Monday, August 22, 2011

How to Revoke Your Will in Texas

In Texas, a testator can revoke a will either by (1) a subsequent writing, or (2) by a physical act. Texas Probate Code § 63.

A subsequent writing can be a new will, a codicil, or a declaration in writing. New wills contain a clause that the revoke all prior wills and codicils. A codicil is a formal supplement or amendment to your original will.

It is important to note that document revoking a will must be in writing and executed under the same formalities required for the will. Simply writing a letter or a note will not suffice.

A will can also be destroyed by physical act such as tearing or burning. The physical act has to be done by the testator or at the testator’s instruction in his or her presence. The physical act also has to be coupled with the intent to revoke the will. So accidentally tearing a will does not revoke it and a third party destroying a will without being instructed to does not revoke it.

Requirements for revoking a holographic (handwritten) will differ slightly and will be discussed in a later post.

If you wish to update or revoke a will, you should contact an attorney to determine the best solution for your particular needs and situation.

Article by Sarah F. Berry.

Monday, August 8, 2011

What if my Texas Will says something different than my Beneficiary Designation?

People often make “beneficiary designations” when they open bank accounts, investment accounts, retirement accounts and similar types of accounts, or when they obtain life insurance policies or similar contractual agreements. But what if your account or policy identifies a different beneficiary than under your last Texas will and testament? If you are an estate representative or account manager faced with such a conflict, what happens?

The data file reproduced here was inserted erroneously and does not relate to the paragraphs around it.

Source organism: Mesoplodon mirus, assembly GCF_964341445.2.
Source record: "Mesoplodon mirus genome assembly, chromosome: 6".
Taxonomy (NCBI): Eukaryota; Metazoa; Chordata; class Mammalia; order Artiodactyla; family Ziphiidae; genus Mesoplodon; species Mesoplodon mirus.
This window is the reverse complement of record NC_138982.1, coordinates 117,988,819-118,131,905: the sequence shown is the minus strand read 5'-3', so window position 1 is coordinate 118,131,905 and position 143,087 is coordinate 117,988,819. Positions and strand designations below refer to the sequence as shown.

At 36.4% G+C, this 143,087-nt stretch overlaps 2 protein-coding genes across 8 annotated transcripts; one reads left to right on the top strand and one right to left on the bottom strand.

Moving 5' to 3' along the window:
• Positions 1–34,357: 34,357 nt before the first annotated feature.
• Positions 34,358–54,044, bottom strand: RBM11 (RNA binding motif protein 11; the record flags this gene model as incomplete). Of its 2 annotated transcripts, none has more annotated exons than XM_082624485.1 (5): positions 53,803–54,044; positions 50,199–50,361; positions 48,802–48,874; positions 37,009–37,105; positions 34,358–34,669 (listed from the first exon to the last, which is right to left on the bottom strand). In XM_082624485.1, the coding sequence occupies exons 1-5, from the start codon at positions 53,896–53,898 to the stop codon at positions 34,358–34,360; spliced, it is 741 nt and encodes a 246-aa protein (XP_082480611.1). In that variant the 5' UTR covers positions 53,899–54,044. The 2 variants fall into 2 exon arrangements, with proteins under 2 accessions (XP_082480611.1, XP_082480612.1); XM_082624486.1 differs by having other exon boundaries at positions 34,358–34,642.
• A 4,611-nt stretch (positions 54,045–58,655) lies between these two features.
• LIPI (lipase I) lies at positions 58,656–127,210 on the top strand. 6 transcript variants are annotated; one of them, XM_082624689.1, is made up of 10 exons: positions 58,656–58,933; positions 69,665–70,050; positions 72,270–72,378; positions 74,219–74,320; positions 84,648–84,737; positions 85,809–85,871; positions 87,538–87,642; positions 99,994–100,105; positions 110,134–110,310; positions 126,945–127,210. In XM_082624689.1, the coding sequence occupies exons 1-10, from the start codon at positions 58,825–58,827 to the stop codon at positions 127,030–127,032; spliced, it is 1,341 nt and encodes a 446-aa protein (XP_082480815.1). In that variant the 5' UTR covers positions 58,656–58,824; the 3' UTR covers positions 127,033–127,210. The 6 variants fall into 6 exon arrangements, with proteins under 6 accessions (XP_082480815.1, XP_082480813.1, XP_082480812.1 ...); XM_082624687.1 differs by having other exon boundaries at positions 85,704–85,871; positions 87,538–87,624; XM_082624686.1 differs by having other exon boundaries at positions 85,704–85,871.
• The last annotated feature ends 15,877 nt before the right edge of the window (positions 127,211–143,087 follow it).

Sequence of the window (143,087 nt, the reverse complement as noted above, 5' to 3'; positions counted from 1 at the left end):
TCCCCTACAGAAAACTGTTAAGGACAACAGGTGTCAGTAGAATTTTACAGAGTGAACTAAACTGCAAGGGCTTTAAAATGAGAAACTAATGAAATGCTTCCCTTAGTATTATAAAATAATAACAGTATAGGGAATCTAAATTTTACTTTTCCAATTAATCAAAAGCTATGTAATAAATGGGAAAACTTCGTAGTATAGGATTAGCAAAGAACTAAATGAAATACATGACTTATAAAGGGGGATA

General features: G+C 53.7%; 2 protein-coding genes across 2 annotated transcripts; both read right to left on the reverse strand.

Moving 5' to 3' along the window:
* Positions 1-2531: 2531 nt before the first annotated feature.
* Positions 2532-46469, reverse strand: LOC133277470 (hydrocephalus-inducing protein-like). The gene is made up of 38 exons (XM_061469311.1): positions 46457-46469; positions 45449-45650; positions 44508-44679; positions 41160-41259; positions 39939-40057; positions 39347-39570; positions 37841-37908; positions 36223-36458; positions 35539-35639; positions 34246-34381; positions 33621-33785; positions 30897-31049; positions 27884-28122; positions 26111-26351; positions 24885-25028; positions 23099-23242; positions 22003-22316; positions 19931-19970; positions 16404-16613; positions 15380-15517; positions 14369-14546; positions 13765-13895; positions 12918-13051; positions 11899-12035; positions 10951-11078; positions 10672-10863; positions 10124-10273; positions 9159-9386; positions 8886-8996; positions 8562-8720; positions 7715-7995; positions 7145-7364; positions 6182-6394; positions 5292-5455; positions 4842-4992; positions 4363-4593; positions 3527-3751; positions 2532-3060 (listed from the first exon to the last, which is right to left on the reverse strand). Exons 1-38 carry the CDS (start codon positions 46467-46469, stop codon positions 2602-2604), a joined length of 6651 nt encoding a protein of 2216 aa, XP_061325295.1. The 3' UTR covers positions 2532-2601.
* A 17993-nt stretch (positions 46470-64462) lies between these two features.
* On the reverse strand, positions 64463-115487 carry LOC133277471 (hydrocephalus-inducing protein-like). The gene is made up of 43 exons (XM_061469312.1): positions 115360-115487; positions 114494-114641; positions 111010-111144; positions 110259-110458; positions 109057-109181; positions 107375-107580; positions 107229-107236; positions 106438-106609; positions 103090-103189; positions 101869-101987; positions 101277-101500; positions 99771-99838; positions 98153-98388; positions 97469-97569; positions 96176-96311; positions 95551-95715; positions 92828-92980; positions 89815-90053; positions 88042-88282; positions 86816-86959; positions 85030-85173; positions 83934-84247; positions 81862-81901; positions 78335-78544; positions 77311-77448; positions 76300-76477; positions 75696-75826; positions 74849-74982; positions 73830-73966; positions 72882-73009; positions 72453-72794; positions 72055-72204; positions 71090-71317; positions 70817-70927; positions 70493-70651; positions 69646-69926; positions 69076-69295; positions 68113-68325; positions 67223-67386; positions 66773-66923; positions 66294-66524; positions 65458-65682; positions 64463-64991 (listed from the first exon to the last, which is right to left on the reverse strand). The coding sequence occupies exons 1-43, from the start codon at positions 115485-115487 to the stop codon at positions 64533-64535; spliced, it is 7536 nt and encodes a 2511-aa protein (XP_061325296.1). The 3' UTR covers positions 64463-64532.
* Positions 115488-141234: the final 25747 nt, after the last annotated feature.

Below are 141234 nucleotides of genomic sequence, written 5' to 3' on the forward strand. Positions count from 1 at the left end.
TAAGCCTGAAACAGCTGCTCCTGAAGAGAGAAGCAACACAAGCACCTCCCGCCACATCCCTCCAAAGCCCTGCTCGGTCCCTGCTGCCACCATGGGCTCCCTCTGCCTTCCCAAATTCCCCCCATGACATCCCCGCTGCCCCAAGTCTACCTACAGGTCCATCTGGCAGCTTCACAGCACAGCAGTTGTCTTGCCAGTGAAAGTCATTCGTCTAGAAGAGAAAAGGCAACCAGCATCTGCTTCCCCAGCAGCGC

All other things being equal, if your will and your beneficiary designation are in conflict, Texas courts will enforce the beneficiary designation rather than your will. To understand why this is the case, it helps to realize what makes wills and beneficiary designations different. Both serve to transfer assets or property after death, but wills only affect “probate assets” and do not affect “non-probate assets.”

Determining what is and what is not a “probate asset” is a topic for another blog entry, but essentially your accounts and life insurance policies are considered to be a contract between you and the broker/entity who manages that asset. Your contractual agreements concerning a beneficiary designation make that account or policy a “non-probate asset” – unless you have designated your own estate as the beneficiary, or you have named someone who is incapable of receiving the benefit (such as someone who died before you, a spouse you have divorced, or a minor child).
Take, for example, a life insurance policy where Husband names Wife as his beneficiary during their marriage, but then divorces Wife. If Husband marries New Wife (and creates a will bequeathing “everything I have” to her), the policy will be paid to New Wife as the beneficiary identified in his will upon Husband’s death. Although the beneficiary designation would normally obligate the insurance company to pay the Ex-Wife, and the funds would automatically pass directly to her under the insurance contract, Texas has passed statutes which typically render that beneficiary designation invalid since most people would not have wanted that result to occur (Ex-Wife benefiting over New Wife). However, Texas courts have held that if the insurance company did not receive notice of the divorce before it paid the policy proceeds to Ex-Wife, New Wife will be stuck trying to recover the funds from Ex-Wife and has no recourse against the insurance company.

End result: everyone is going to be fighting (probably in court) over who gets the insurance proceeds, making the transfer of Husband’s insurance proceeds to his intended beneficiary (New Wife) much more expensive and time-consuming – and hopefully, Ex-Wife hasn’t spent all the money by the time New Wife gets a judgment awarding her the policy proceeds.

To avoid this problem, check your beneficiary designations periodically and make sure that they are up to date and do not conflict with the terms of your will or your overall estate plan.

Blog prepared by Matt Lloyd.
Blog edited by Austin Attorney Cynthia W. Veidt.